The unfortunate reality is, as you age, your hearing begins to fail. Approximately 38 million people in the United States deal with some kind of hearing loss, though since hearing loss is anticipated as we age, many choose to just deal with it. Neglecting hearing loss, though, can have major negative side effects on a person’s over-all well-being beyond how well they hear.
Why do many people choose to just live with hearing loss? Based on an AARP study, hearing loss is, according to a third of senior citizens, a problem that is minimal and can be managed easily, while cost was a worry for more than half of people who took part in the study. But, those costs can increase incredibly when you factor in the serious adverse reactions and conditions that are brought about by ignoring hearing loss. Here are the most prevalent negative consequences of ignoring hearing loss.
The dots will not be connected by most people from fatigue to hearing loss. They will say, instead, that they are slowing down because of the side-effects of a medication or because they’re getting older. But in reality, if you have to work extra hard to hear, it can drain your physical resources. Remember how fatigued you were at times in your life when your brain had to be totally focused on a task for extended periods of time. You would most likely feel really depleted after you’re finished. The same thing occurs when you struggle to hear: your brain is trying to fill in the blanks you’re missing in conversations – which, when there is enough background noise, is even more difficult – and uses up valuable energy just attempting to manage the conversation. This kind of chronic tiredness can affect your health by leaving you too tired to care for yourself, skipping out on things like going to the gym or cooking healthy meals.
Decline of Brain Function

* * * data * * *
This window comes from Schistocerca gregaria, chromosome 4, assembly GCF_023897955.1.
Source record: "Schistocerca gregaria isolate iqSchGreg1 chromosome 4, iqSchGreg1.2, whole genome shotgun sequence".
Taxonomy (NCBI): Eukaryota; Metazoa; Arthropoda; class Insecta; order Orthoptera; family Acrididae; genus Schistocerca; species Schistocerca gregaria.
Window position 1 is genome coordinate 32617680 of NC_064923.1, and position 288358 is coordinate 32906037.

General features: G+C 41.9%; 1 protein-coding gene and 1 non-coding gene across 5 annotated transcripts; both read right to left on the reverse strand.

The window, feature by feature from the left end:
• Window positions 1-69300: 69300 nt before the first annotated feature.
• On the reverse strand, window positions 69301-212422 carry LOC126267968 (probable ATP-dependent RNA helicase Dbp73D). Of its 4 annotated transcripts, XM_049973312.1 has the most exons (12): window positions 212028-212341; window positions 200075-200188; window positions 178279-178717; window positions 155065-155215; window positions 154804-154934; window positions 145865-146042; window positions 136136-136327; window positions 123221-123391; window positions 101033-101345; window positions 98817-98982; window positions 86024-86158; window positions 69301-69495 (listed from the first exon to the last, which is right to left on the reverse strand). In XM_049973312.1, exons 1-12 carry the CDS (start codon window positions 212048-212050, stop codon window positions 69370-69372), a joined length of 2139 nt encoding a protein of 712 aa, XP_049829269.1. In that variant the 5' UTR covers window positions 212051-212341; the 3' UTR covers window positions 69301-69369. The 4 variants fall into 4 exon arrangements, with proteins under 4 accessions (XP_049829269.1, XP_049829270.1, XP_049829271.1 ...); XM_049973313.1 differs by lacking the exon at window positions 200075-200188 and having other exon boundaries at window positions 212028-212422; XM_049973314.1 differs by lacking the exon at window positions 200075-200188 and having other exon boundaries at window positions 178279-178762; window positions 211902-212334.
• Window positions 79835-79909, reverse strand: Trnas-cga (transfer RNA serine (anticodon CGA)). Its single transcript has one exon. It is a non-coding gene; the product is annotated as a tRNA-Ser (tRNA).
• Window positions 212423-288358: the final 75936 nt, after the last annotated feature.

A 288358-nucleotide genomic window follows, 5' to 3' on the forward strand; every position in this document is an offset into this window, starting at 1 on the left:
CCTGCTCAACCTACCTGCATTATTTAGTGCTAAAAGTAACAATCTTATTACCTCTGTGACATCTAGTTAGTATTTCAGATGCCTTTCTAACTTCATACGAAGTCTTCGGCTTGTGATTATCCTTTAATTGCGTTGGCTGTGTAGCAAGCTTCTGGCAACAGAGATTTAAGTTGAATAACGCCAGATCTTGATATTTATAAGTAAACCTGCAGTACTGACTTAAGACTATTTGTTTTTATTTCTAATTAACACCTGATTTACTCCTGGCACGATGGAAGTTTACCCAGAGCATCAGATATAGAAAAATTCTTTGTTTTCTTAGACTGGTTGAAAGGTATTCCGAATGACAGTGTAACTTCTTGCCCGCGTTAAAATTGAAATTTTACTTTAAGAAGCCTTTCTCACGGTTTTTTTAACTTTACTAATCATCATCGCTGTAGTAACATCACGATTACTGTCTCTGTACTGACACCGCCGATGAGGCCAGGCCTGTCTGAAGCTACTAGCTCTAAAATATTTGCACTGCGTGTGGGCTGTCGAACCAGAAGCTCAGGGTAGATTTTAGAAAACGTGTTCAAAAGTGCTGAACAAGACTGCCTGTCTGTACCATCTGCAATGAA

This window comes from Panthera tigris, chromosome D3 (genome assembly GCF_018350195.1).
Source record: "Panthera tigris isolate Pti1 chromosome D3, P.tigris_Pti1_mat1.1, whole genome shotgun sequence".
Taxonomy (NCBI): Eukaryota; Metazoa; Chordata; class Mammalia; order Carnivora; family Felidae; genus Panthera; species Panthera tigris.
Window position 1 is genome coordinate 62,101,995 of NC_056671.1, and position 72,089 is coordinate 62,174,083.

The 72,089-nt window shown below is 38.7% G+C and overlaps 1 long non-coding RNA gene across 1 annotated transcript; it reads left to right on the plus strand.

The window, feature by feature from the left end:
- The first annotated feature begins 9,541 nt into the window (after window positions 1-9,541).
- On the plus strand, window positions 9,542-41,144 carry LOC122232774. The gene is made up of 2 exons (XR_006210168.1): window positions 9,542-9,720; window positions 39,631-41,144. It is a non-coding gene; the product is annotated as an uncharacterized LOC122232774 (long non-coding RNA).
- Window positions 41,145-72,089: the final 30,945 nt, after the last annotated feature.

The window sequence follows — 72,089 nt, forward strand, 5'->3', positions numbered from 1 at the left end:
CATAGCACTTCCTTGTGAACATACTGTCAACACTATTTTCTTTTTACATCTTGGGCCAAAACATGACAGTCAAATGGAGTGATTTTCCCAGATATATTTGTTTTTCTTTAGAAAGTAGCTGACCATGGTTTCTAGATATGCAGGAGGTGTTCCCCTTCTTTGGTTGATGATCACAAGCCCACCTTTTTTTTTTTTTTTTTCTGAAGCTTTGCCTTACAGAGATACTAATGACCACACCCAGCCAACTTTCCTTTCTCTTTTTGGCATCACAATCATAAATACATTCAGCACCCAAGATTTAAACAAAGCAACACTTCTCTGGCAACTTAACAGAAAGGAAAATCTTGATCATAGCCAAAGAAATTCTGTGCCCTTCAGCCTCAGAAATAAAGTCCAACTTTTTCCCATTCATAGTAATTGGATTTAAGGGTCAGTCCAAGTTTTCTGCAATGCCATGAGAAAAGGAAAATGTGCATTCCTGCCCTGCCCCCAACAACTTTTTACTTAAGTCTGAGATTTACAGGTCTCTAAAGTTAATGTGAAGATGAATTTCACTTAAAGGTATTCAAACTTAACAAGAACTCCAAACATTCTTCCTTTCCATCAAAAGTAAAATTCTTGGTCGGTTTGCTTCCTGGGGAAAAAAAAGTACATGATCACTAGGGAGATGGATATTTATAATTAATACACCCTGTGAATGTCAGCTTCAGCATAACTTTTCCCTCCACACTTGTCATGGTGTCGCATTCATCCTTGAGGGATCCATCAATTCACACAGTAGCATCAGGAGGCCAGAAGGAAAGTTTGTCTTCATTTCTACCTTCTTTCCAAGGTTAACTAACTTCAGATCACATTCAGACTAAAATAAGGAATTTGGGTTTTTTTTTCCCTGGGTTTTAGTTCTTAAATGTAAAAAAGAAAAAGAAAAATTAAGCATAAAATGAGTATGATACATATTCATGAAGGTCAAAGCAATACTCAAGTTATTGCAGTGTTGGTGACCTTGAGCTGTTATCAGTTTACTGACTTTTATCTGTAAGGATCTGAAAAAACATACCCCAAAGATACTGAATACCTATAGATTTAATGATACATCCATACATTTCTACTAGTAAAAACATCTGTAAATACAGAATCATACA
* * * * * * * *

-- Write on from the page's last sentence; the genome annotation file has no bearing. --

Hearing loss has been linked, by a number of Johns Hopkins University studies, to diminishe cognitive functions , accelerated brain tissue loss, and dementia. While these connections are correlations, instead of causations, it’s theorized by researchers that, once again, the more mental resources that are spent attempting to fill in the blanks of a conversation, the less you have to focus on other things like memorization and comprehension. And as people get older, the additional draw on mental resources can speed up the decline of other brain functions and worsen loss of gray matter. Moreover, it’s believed that the process of mental decline can be lessened and mental wellness can be preserved by a continued exchange of ideas, usually through conversation. The fact that a link between cognitive function and hearing loss was found is encouraging for future research since hearing and cognitive specialists can collaborate to narrow down the causes and create treatments for these conditions.
Mental Health Problems
The National Council on the Aging discovered, from a study of over two thousand seniors, that mental health problems which have a negative social and emotional impact, are more common if there is also untreated hearing loss. It is obvious that there’s a connection between mental health and hearing loss problems since people who suffer from hearing loss frequently have difficulty communicating with other people in family or social situations. Ultimately, feelings of isolation could develop into depression. If left untreated, anxiety and even paranoia can appear as a result of these feelings of isolation and exclusion. If you suffer from anxiety or depression, you need to consult a mental health professional and you also should know that hearing aids have been proven to help people recover from some forms of depression.
Our bodies are one coordinated machine – if one part stops working like it should, it may have a negative affect on another apparently unrelated part. This is the situation with our hearts and ears. As a case in point, if blood flow from the heart to the inner ear is constrained, hearing loss could happen. Diabetes, which is also connected to heart disease, can impact the inner ear’s nerve endings and cause information sent to the brain from the ear to get scrambled. If heart disease is disregarded serious or even potentially fatal consequences can occur. So if you’ve noticed some hearing loss and you have a history of diabetes or heart disease in your family you should consult both a cardiac and hearing specialist in order to figure out whether your hearing loss is connected to a heart condition.
If you want to start living a healthier life, reach out to us so we can help you address any negative effects of hearing loss that you may suffer.